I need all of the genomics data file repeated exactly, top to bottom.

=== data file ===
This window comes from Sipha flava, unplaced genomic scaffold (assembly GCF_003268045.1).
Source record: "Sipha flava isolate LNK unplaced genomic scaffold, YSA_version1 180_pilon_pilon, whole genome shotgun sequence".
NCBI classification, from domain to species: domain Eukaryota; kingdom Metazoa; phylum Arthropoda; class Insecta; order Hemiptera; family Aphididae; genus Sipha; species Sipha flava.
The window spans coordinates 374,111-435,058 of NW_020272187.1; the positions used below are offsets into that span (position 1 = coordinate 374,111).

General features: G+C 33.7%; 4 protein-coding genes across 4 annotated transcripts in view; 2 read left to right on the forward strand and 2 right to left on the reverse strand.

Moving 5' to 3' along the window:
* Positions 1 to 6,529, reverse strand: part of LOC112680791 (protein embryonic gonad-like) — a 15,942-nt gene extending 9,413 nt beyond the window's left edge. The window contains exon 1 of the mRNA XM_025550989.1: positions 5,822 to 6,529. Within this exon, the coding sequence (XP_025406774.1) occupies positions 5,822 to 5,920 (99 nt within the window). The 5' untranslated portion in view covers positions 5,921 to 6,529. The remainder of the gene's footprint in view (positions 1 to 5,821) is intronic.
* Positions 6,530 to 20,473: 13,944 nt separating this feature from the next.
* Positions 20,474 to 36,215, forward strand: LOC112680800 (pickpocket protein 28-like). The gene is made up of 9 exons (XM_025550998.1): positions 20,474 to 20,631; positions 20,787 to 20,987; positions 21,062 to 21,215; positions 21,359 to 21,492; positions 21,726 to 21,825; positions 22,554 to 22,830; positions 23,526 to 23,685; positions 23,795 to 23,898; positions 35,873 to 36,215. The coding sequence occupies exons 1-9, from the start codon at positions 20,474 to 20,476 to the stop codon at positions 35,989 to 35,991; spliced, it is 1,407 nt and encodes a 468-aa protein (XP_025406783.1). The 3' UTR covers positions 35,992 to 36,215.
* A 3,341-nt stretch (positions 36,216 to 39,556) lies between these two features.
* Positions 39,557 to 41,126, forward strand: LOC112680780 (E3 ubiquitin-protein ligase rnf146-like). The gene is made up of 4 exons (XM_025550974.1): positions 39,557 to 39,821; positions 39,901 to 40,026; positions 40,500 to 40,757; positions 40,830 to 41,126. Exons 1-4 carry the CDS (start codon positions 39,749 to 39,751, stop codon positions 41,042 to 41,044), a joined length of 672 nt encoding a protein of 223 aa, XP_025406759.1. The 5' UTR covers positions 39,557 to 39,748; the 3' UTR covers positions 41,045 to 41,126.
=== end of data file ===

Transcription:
This window comes from Sipha flava, unplaced genomic scaffold (assembly GCF_003268045.1).
Source record: "Sipha flava isolate LNK unplaced genomic scaffold, YSA_version1 180_pilon_pilon, whole genome shotgun sequence".
NCBI classification, from domain to species: domain Eukaryota; kingdom Metazoa; phylum Arthropoda; class Insecta; order Hemiptera; family Aphididae; genus Sipha; species Sipha flava.
The window spans coordinates 374,111-435,058 of NW_020272187.1; the positions used below are offsets into that span (position 1 = coordinate 374,111).

General features: G+C 33.7%; 4 protein-coding genes across 4 annotated transcripts in view; 2 read left to right on the forward strand and 2 right to left on the reverse strand.

Moving 5' to 3' along the window:
* Positions 1 to 6,529, reverse strand: part of LOC112680791 (protein embryonic gonad-like) — a 15,942-nt gene extending 9,413 nt beyond the window's left edge. The window contains exon 1 of the mRNA XM_025550989.1: positions 5,822 to 6,529. Within this exon, the coding sequence (XP_025406774.1) occupies positions 5,822 to 5,920 (99 nt within the window). The 5' untranslated portion in view covers positions 5,921 to 6,529. The remainder of the gene's footprint in view (positions 1 to 5,821) is intronic.
* Positions 6,530 to 20,473: 13,944 nt separating this feature from the next.
* Positions 20,474 to 36,215, forward strand: LOC112680800 (pickpocket protein 28-like). The gene is made up of 9 exons (XM_025550998.1): positions 20,474 to 20,631; positions 20,787 to 20,987; positions 21,062 to 21,215; positions 21,359 to 21,492; positions 21,726 to 21,825; positions 22,554 to 22,830; positions 23,526 to 23,685; positions 23,795 to 23,898; positions 35,873 to 36,215. The coding sequence occupies exons 1-9, from the start codon at positions 20,474 to 20,476 to the stop codon at positions 35,989 to 35,991; spliced, it is 1,407 nt and encodes a 468-aa protein (XP_025406783.1). The 3' UTR covers positions 35,992 to 36,215.
* A 3,341-nt stretch (positions 36,216 to 39,556) lies between these two features.
* Positions 39,557 to 41,126, forward strand: LOC112680780 (E3 ubiquitin-protein ligase rnf146-like). The gene is made up of 4 exons (XM_025550974.1): positions 39,557 to 39,821; positions 39,901 to 40,026; positions 40,500 to 40,757; positions 40,830 to 41,126. Exons 1-4 carry the CDS (start codon positions 39,749 to 39,751, stop codon positions 41,042 to 41,044), a joined length of 672 nt encoding a protein of 223 aa, XP_025406759.1. The 5' UTR covers positions 39,557 to 39,748; the 3' UTR covers positions 41,045 to 41,126.